Miami-Dade County Public Schools Students Thrive in Advanced Placement Classes

In the past ten years, the number of students taking at least one AP course has increased from 17,000 to more than 30,000.

Advanced placement courses aren’t just for students bound for the Ivy League. Miami-Dade County Public Schools has been pushing that message for years, recruiting ninth graders who do well on the PSAT exams and who show aptitude in class to enroll in college-level AP classes. The strategy appears to be paying off.

The school district released numbers showing that in the past ten years, the number of students taking at least one AP course has increased from 17,000 to more than 30,000. The percentage of students passing the AP exams (by scoring a 3, 4, or 5) has jumped from 40 percent to 55 percent in that time period. The state’s overall AP exam pass rate is 56 percent.

To look at one school as an example, in the past four years, Miami Senior High School has doubled the number of students taking AP courses and increased the percentage of kids passing the AP exams to 79 percent. This is happening despite the fact that many of the school’s students are still learning English.

“Which involves a lot of teacher support, a lot of tutoring that’s available to the students in-house where they’re able to come after school or even on Saturdays to get these students ready for the rigor of an AP class,” said principal Benny Valdes.

Miami High offers 21 AP classes, with more than 900 students taking at least one.

District-wide, the passing rate for Hispanic students has increased 18 percent in the past ten years, for African-Americans it’s up by 16 percent, and for whites, it’s up by 8 percent. District officials say this is evidence that the achievement gap is narrowing.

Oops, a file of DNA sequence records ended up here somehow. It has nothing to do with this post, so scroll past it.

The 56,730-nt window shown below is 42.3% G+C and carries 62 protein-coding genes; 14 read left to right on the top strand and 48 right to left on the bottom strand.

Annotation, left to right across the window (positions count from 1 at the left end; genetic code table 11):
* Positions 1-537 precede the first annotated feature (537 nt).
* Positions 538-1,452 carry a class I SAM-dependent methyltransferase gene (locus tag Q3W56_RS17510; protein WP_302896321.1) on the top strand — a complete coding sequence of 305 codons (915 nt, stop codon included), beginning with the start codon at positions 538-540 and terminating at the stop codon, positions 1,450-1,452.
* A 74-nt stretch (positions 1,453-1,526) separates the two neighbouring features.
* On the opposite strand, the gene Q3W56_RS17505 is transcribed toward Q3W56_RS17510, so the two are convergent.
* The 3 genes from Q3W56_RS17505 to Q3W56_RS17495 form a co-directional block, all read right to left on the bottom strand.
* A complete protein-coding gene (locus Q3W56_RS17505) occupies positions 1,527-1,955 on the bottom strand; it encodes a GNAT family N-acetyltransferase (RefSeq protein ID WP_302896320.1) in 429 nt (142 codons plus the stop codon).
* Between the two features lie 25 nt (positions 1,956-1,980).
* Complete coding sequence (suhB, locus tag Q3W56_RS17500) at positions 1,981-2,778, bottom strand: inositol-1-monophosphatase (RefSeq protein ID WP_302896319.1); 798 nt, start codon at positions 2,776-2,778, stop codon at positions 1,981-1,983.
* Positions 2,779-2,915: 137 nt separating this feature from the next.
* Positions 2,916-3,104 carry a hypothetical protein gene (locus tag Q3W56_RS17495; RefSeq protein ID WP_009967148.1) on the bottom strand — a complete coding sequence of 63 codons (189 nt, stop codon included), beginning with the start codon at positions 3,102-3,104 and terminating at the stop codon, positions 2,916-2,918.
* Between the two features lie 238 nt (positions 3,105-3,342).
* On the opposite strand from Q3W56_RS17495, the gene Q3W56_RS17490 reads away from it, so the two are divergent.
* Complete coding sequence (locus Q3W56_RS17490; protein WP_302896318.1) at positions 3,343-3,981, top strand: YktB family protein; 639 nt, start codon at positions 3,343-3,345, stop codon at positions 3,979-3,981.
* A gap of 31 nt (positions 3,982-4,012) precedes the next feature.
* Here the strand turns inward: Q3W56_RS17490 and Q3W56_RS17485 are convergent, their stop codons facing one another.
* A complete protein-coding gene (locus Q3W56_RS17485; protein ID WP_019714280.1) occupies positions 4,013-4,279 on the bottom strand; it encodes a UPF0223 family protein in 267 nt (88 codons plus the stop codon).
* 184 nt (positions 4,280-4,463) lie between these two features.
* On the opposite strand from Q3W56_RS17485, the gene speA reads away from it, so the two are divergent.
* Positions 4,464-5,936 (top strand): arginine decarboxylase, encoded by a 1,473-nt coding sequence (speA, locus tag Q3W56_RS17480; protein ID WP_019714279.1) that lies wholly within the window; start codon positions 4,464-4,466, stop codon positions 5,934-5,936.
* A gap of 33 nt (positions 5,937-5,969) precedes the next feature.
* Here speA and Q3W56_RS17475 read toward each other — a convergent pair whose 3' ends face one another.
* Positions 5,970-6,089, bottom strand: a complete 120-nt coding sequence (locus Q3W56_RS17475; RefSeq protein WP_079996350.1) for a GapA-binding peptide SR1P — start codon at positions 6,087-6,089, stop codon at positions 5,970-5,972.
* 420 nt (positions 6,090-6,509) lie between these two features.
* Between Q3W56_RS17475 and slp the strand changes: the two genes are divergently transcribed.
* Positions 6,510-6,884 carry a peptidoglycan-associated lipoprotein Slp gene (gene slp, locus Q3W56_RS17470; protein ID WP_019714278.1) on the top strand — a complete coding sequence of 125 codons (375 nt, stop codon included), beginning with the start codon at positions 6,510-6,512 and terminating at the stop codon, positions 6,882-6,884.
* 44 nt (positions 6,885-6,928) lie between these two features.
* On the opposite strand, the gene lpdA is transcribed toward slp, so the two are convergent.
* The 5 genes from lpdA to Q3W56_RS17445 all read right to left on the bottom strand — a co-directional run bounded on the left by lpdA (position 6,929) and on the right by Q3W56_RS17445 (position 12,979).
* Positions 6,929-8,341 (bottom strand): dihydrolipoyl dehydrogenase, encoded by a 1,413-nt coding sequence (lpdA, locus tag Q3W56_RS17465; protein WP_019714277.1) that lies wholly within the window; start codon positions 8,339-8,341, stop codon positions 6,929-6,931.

“It’s amazing, because we see the growth, we have students who are very, very scared, and we tell them they could do it, and at first they go no, it’s impossible, I’m really scared, my GPA, but we tell ‘em it’s not so much the GPA it’s what you’re gonna get out of it, the experience,” said Dr. Erick Hueck, who teaches AP Chemistry at Miami High.

“They teach work ethic, they teach you how to ask for help when you need it, they teach you camaraderie as well,” said senior Amanda Echevarria, explaining what she gets out of AP courses.

Amanda will graduate with an AP Capstone diploma after taking eight AP classes.

“Colleges would see that as a person who wants to try, who wants to push themselves to their limit and AP classes are the premier example of doing that,” said senior David Andrade, who will graduate with 11 AP courses under his belt with his sights set on the Ivy League.

Of course, one of the attractions of Advanced Placement courses is saving money. The credits are accepted by many colleges, so students don’t have to take those classes again. But these courses get kids ready for college-level work, which might be even more valuable in the long run.

“If a kid takes at least one AP class, he or she has a better chance to graduate college in four years, because of the rigor they will see, they learn study habits, and they’re going to be so much more successful when they go to college,” Hueck said.

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